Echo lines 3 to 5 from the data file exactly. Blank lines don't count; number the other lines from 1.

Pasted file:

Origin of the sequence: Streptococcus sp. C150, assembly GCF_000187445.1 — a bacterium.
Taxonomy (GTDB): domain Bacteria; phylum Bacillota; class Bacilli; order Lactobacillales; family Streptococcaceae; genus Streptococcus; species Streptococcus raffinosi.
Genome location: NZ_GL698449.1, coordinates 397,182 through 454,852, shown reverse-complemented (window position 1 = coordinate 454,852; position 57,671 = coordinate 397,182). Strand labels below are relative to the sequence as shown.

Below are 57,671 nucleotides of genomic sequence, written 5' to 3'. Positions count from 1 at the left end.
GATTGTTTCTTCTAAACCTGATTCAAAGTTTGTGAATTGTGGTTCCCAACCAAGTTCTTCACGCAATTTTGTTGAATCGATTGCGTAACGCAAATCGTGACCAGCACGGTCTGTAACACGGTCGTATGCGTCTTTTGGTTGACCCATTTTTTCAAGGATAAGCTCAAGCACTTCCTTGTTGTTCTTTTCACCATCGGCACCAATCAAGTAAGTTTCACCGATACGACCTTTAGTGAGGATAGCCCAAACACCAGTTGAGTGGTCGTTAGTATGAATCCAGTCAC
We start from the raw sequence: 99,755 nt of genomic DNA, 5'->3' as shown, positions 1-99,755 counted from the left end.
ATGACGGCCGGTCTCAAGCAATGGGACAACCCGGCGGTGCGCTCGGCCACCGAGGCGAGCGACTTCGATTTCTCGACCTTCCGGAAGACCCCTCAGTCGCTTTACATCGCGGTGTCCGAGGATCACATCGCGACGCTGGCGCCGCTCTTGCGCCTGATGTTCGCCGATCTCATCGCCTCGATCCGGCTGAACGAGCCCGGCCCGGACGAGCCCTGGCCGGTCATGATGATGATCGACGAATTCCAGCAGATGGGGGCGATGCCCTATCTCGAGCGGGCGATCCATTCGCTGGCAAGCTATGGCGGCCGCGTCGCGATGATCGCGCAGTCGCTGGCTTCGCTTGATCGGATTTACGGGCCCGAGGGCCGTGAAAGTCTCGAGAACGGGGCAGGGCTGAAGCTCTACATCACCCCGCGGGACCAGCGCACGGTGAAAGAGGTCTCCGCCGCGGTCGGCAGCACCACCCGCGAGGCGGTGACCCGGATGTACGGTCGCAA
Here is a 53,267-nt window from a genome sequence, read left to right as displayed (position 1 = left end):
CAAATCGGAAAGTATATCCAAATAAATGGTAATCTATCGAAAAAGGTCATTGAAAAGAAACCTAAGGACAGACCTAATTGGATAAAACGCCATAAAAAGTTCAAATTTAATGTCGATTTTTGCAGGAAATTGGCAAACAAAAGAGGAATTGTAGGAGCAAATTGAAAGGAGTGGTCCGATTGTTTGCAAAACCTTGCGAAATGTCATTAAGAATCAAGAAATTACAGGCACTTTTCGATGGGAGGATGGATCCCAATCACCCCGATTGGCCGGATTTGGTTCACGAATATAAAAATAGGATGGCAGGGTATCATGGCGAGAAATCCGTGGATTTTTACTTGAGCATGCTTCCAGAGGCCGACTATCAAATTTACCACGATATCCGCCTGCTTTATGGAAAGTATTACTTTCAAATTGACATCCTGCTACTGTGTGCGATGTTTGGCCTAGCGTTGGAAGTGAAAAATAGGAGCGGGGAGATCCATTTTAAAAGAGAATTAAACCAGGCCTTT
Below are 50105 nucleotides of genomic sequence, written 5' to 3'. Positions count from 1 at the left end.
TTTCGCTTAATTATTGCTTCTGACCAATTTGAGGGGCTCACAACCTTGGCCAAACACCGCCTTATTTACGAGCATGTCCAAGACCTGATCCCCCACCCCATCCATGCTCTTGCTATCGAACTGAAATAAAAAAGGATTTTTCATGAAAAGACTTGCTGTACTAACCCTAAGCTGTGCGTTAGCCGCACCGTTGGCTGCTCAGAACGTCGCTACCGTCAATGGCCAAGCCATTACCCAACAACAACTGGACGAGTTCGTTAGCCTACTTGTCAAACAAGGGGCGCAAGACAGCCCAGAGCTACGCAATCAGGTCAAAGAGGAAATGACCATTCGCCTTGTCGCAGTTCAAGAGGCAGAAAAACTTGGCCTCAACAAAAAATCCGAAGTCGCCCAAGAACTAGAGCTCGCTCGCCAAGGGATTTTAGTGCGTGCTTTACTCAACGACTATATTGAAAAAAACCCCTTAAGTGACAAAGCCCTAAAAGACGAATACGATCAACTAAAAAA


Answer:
Genome location: NZ_GL698449.1, coordinates 397,182 through 454,852, shown reverse-complemented (window position 1 = coordinate 454,852; position 57,671 = coordinate 397,182). Strand labels below are relative to the sequence as shown.

Below are 57,671 nucleotides of genomic sequence, written 5' to 3'. Positions count from 1 at the left end.
GATTGTTTCTTCTAAACCTGATTCAAAGTTTGTGAATTGTGGTTCCCAACCAAGTTCTTCACGCAATTTTGTTGAATCGATTGCGTAACGCAAATCGTGACCAGCACGGTCTGTAACACGGTCGTATGCGTCTTTTGGTTGACCCATTTTTTCAAGGATAAGCTCAAGCACTTCCTTGTTGTTCTTTTCACCATCGGCACCAATCAAGTAAGTTTCACCGATACGACCTTTAGTGAGGATAGCCCAAACACCAGTTGAGTGGTCGTTAGTATGAATCCAGTCAC